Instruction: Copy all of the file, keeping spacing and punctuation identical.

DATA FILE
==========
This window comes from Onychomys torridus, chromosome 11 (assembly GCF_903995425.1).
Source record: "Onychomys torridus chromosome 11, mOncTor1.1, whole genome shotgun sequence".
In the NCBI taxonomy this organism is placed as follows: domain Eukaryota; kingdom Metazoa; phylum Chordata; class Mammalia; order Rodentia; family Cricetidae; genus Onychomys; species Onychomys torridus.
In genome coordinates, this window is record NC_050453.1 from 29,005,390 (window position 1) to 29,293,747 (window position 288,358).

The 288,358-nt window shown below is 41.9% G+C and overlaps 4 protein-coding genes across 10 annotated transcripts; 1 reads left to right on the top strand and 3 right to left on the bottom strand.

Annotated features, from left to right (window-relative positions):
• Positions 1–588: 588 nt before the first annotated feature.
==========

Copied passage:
This window comes from Onychomys torridus, chromosome 11 (assembly GCF_903995425.1).
Source record: "Onychomys torridus chromosome 11, mOncTor1.1, whole genome shotgun sequence".
In the NCBI taxonomy this organism is placed as follows: domain Eukaryota; kingdom Metazoa; phylum Chordata; class Mammalia; order Rodentia; family Cricetidae; genus Onychomys; species Onychomys torridus.
In genome coordinates, this window is record NC_050453.1 from 29,005,390 (window position 1) to 29,293,747 (window position 288,358).

The 288,358-nt window shown below is 41.9% G+C and overlaps 4 protein-coding genes across 10 annotated transcripts; 1 reads left to right on the top strand and 3 right to left on the bottom strand.

Annotated features, from left to right (window-relative positions):
• Positions 1–588: 588 nt before the first annotated feature.